UI faculty promoting healthier habits to reduce Iowa’s high obesity rate

A new report shows that Iowa has the fourth-highest percentage of obese adults in America at 36.4 percent, and a group of UI faculty aim to change that by focusing on the nutritional health of children.


Joseph Cress

College of Public Health on Wednesday, Oct. 18, 2017. (Joseph Cress/The Daily Iowan)

Christopher Borro, News Reporter

A report by the policy organization Trust for America’s Health discovered that Iowa has the fourth-highest obesity rate in the country.

According to data from the Centers for Disease Control & Prevention’s Behavioral Risk Factor Surveillance System, 36.4 percent of Iowan adults are considered obese. The only states with higher percentages are West Virginia, Mississippi, and Oklahoma.

Faculty at the University of Iowa College of Public Health are engaged in numerous programs designed to prevent obesity by encouraging children to live healthier lives.

Natoshia Askelson, a UI assistant professor of community and behavioral health, said a large part of her work focuses on adolescents and monitoring their nutritional habits.

The projects she is involved with include the “Pick a better snack” initiative run by SNAP-Ed for elementary schools and the Agriculture Department’s “Team Nutrition” school-meal program.

Askelson said the projects are based on “pester power,” a marketing idea geared toward encouraging parents to buy healthy food for their children.

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“Marketers use pester power to get kids to get their parents to buy candy bars and sugary beverages,” she said. “We use that same technique to get parents to buy strawberries, or jicama, or kiwi, or grapes.”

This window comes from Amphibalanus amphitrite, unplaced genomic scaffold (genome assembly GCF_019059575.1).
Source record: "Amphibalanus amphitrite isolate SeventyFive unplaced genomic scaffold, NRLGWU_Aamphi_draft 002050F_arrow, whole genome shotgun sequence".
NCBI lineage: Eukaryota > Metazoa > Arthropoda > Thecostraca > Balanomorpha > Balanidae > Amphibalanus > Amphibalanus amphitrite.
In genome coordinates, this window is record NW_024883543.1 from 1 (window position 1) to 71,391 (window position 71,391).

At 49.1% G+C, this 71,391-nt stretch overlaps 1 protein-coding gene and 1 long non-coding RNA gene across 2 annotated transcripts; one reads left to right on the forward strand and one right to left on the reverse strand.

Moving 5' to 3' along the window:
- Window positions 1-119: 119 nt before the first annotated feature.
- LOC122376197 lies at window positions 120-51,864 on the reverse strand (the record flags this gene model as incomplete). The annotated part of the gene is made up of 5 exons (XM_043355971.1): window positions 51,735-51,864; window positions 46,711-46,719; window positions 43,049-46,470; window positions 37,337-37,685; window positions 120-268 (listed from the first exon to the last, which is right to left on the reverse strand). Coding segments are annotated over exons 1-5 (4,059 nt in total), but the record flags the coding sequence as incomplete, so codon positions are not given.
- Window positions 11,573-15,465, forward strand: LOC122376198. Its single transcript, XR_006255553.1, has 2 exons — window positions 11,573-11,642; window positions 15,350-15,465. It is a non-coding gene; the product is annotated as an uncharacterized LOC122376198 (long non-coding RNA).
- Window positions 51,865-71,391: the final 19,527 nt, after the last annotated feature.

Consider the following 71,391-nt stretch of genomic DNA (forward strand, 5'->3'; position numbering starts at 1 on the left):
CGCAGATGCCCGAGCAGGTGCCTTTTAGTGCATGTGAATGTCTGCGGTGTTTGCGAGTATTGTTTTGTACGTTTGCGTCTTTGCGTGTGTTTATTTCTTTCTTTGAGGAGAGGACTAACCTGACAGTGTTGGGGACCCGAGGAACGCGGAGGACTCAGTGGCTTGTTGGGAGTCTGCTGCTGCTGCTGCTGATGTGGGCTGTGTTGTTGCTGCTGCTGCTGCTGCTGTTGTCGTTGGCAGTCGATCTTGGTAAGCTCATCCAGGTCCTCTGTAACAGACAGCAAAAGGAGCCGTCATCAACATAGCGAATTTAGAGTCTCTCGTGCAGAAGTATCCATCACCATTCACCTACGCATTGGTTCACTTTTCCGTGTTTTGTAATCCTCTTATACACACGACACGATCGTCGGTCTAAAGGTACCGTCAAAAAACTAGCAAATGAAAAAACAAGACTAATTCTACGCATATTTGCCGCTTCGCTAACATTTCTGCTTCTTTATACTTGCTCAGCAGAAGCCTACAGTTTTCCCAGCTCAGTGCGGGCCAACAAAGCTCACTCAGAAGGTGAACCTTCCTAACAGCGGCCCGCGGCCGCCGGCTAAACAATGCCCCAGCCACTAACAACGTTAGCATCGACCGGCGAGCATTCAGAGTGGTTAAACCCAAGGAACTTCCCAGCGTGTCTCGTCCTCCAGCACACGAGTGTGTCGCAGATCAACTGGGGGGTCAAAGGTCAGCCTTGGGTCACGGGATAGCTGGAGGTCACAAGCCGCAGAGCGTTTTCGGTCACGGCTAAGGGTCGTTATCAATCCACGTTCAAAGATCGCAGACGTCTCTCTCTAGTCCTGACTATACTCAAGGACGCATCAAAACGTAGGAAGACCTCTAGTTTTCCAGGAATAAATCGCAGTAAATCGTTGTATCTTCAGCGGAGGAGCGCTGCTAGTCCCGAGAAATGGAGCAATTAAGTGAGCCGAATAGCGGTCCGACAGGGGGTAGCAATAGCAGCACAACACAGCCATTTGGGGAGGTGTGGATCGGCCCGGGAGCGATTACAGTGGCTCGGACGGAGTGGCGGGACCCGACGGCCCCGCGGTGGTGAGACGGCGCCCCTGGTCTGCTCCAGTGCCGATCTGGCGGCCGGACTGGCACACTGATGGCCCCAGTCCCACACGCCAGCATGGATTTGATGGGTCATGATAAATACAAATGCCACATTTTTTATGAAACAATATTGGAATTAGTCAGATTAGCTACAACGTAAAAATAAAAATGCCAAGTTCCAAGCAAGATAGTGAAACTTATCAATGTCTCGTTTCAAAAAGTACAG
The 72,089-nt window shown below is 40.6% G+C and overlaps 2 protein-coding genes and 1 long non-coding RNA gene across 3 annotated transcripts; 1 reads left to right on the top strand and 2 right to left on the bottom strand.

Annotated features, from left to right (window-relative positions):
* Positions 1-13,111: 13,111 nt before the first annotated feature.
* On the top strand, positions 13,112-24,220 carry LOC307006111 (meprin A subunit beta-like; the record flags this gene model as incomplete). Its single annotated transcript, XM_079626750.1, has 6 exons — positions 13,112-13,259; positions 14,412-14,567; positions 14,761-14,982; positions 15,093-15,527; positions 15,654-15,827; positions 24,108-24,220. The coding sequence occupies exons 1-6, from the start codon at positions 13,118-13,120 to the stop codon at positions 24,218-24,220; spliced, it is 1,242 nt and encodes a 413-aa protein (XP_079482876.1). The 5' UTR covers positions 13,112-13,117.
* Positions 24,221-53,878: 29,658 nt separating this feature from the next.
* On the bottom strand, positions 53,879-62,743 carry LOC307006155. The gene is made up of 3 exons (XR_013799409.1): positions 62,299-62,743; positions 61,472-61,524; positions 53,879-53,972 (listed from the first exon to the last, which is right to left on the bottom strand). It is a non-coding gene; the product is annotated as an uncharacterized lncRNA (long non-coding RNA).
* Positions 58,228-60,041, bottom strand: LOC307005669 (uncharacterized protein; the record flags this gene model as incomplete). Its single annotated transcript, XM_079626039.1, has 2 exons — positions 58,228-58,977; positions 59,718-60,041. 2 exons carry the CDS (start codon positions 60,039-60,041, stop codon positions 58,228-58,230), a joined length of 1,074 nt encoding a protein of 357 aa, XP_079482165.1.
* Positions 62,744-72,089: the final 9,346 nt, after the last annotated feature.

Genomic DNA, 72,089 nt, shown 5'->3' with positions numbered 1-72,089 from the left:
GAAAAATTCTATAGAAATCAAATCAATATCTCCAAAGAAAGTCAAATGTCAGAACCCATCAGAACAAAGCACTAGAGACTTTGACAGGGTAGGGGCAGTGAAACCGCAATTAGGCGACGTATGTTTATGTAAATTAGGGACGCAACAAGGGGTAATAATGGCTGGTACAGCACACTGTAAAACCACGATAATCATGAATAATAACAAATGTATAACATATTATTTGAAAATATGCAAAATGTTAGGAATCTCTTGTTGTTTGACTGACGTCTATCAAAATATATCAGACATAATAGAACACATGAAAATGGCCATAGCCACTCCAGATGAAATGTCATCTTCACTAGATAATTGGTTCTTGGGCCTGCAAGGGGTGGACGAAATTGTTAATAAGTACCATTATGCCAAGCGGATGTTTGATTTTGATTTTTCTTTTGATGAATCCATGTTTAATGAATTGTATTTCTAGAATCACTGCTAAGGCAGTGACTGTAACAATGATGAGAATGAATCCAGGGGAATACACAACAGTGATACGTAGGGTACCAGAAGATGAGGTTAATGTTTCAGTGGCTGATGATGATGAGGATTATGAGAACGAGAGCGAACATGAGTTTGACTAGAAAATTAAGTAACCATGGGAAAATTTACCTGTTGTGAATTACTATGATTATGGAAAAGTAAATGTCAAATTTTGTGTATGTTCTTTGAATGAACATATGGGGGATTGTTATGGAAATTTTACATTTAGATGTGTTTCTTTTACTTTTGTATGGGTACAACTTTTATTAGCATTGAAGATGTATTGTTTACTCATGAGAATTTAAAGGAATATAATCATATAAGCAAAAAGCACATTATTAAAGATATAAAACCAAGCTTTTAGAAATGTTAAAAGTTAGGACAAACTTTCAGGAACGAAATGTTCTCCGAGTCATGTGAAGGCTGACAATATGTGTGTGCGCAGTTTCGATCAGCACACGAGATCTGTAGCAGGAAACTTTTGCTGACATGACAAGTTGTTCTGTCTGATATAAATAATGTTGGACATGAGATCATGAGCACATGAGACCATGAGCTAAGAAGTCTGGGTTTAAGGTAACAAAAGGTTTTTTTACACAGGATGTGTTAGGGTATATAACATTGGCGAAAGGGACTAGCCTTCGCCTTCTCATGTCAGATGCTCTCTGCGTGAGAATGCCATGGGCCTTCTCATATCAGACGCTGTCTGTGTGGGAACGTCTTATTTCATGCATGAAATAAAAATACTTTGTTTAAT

Many of the students serviced by the programs are from low-income or rural communities, making access to healthier food harder to come by, Askelson said. Marketing was a good resource to use to encourage kids to eat more nutritious meals.

“How do you get kids in rural Iowa who have never encountered hummus to eat hummus?” she posed. “You don’t call it hummus—you call it dip.”

Preventing obesity early on can stave off health risks and social problems later in life. Lucas Carr, a UI associate professor of health and human physiology, teaches a course on the causes, effects, and treatment of obesity. Carr also works with the UI Obesity Research and Education Initiative.

“Obesity is a risk factor for a lot of chronic diseases, like heart disease and Type 2 diabetes … but it’s also a really expensive disease to treat,” Carr said. “There are also social consequences as well: People who are obese are often victims of weight stigma and weight discrimination.”

Despite these consequences, Iowa was one of six states to see its obesity rate increase from 2016 to 2017, according to the report. No states had their obesity rates decrease.

A program started in July incorporates UI students to teach the benefits of healthier lifestyles. Vickie Miene, interim director of the Institute of Public Health Research and Policy, is in charge of the Healthy LifeStars campaign, which focuses on promoting physical activity and goal-setting in addition to healthier food choices.

“As a society we do a lot of sitting … we don’t necessarily make the choice to move,” Miene said. “It’s probably not going to get better until we take an all-in approach, with education and putting resources toward obesity prevention, especially starting with kids, because they’re young and eager to learn.”

Miene said parent interaction is another goal of the initiative.

“We want to involve caregivers as much as we can, even giving the kids little tools they can give to their parents when they get off school so they can talk about what they ate and what they learned in the Healthy LifeStars Program,” she said.